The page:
Co-operation by Lithuanian composers with guest performers, initiated by the organisers of the contemporary music festival Gaida, has grown enormously this year.
Five of the nine scheduled concerts will be hosted by foreign guests: Germany will be represented instrumentally by David Geringas and his pupils, and vocally by Neue Vokalsolisten Stuttgart. Three Nordic countries are up to send their own missionaries: NYYD Ensemble from Estonia, Avanti! from Finland and BIT 20 Ensemble from Norway. All participating ensembles have in their programmes specially written Lithuanian music.
Bach-Variation and its sequel Bach-Variationen II by Mindaugas Urbaitis and Nymphaeum by Nomeda Valančiūtė are the cornerstones of the programme prepared by David Geringas and his pupils (Bong-Ihn Kohn, Troels Svane, Johannes Moser, Tatyana Vassilieva and Timothy Park). All three compositions were written specifically to involve all six cellos and will be performed in the beginning, in the middle and at the end of the concert. This world-wide recognised musician has many Lithuanian compositions in his repertoire, most of them created specially for David Geringas.
The completed version of Bach-Variationen II was premiered in Hanover last year at the exhibition EXPO 2000 by nearly the same musicians. Urbaitis knew that he was composing for top musicians, each of them able to appear as virtuoso, thus the result is technically quite complicated.
Nymphaeum by Nomeda Valančiūtė is of a quite different kind. While considering the whole programme of the concert, David Geringas requested a more lyrical and contemplative composition. Despite an apparent simplicity, this composition imposes serious technical challenges on the musicians.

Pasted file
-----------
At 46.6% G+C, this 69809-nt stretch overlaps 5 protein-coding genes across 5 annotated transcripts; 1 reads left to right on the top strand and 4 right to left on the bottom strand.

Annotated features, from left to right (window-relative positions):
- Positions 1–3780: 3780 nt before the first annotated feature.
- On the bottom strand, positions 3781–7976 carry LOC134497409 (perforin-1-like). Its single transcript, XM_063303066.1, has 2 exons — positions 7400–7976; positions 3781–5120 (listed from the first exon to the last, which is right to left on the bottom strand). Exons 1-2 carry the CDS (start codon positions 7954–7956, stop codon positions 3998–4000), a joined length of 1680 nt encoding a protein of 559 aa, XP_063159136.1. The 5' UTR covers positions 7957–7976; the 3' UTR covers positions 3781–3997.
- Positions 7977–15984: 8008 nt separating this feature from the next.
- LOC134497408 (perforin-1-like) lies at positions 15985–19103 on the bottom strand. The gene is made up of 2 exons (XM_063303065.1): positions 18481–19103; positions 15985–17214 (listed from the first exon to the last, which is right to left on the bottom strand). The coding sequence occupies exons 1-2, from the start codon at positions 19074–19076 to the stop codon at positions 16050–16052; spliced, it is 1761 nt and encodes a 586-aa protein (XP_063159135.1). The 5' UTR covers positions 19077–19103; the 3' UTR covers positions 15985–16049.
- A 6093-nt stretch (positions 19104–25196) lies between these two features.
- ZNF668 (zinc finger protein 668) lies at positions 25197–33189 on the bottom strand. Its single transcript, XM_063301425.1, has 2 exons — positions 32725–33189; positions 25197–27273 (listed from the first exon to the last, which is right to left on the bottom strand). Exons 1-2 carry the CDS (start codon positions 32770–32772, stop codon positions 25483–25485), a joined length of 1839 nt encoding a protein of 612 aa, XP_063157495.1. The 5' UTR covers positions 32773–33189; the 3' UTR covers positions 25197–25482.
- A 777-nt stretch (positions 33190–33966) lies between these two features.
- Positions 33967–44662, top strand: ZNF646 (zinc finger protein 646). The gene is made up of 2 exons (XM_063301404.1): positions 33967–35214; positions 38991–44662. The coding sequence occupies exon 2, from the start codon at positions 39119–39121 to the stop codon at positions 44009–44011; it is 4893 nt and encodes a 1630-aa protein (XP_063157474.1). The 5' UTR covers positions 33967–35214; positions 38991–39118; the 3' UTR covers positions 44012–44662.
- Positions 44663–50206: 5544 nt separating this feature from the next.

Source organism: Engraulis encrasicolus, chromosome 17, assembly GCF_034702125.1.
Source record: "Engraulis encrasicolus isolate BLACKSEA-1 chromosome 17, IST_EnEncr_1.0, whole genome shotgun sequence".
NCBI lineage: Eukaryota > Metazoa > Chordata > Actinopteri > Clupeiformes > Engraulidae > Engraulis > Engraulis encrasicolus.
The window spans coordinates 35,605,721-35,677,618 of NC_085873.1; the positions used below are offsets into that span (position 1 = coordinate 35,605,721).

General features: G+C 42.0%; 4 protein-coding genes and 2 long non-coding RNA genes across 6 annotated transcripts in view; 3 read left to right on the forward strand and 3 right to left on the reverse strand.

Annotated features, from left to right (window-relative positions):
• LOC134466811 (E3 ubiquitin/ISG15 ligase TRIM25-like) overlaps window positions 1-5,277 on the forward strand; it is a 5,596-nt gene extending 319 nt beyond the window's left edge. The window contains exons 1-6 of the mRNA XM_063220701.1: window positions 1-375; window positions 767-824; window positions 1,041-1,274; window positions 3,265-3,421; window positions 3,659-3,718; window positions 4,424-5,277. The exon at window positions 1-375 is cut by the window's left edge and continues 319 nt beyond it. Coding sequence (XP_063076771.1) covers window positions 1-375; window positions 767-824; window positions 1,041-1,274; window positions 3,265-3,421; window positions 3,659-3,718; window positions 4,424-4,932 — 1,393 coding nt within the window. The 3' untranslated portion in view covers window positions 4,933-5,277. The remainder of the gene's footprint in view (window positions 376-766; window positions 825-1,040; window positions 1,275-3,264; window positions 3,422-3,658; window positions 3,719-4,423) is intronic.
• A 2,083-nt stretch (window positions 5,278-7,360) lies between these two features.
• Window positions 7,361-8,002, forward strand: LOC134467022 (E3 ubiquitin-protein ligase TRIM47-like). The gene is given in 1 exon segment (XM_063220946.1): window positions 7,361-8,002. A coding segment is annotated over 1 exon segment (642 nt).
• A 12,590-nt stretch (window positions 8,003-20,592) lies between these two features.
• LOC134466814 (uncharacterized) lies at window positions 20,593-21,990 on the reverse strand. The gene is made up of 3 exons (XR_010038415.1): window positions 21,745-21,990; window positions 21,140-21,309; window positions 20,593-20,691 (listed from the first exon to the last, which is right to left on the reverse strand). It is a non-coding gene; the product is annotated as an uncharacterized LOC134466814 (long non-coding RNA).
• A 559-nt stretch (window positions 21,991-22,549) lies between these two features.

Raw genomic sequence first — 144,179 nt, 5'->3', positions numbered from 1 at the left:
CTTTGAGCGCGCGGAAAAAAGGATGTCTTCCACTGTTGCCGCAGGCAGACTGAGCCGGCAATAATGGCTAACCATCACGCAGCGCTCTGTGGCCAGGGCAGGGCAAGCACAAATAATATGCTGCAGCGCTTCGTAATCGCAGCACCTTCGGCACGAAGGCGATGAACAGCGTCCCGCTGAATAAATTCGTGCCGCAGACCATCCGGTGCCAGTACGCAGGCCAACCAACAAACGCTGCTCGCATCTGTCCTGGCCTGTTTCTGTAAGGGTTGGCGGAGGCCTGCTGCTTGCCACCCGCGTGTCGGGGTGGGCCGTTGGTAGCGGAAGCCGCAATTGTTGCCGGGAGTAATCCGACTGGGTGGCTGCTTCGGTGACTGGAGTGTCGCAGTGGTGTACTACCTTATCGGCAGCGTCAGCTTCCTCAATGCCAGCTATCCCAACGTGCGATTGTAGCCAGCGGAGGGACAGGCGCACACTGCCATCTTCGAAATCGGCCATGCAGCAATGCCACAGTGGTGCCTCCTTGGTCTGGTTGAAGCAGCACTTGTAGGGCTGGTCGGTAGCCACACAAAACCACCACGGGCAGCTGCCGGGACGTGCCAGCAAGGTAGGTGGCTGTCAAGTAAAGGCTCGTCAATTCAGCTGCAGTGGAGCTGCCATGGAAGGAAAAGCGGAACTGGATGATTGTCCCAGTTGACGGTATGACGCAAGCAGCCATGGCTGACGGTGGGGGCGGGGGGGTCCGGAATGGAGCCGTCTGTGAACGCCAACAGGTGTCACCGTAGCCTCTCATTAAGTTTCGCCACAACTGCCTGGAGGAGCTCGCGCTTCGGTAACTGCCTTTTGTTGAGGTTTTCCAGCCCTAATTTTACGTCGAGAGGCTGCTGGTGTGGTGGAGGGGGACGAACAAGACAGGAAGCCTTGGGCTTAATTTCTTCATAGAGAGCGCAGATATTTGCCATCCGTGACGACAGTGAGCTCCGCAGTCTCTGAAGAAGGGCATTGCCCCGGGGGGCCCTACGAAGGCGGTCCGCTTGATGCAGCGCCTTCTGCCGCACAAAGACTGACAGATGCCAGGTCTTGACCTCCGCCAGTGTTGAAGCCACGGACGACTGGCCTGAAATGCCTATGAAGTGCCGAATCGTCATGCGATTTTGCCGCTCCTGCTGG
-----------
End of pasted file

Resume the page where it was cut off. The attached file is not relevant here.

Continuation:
Gintaras Sodeika noticed an analogous influence of the famous musicians on his new composition Ecaudata: 'Knowing that the composition will be performed by the Avanti! soloists (Finland), I allowed myself to formulate really serious tasks'. The composer expects an inventive interpretation.
A composer marked by a specific style, Rytis Mažulis has composed a complicated minimalist opus Cum essem parvulus for the programme of Neue Vokalsolisten Stuttgart. It is based on the mensural scheme, reminiscent of Renaissance technique of mensural (proportional) canon. The inner movement is neatly measured in micro-rhythmic (or polytemporal) pulsation. Rhythmic superimpositions and microtonal interplay seriously complicate the performance. The author thus combines live performance with new media technology.
Vidmantas Bartulis in his latest composition The Quarry I, also is not going to give up his musical idiom. He claims that the NYYD Ensemble has affected the work by suggesting a peculiar set of instruments (violin, cello, double bass, bass guitar, flute, clarinet, two pianos, vibraphone, and percussion). Such an unusual combination of instruments allowed him to perceive the composition, as if from outside, leaving out the intercultural experience and hoping for a corresponding interpretation and inner freedom from the musicians.
Most of the composers have maintained that the intrigue behind the performances is a 'distinct point of view': 'International performers are free from the clichés of contemporary music interpretations that gravely affect our consciousness', says Gintaras Sodeika. Besides that, many observe that the ensembles coming to Gaida Festival specialise in the field of contemporary music. Therefore, they have practical knowledge of the newest tendencies in contemporary music. They not only 'expand the geography of a composition' (Mindaugas Urbaitis), but also open different perspectives on new Lithuanian music.
© Eglė Gudžinskaitė
Lithuanian Music Link No. 3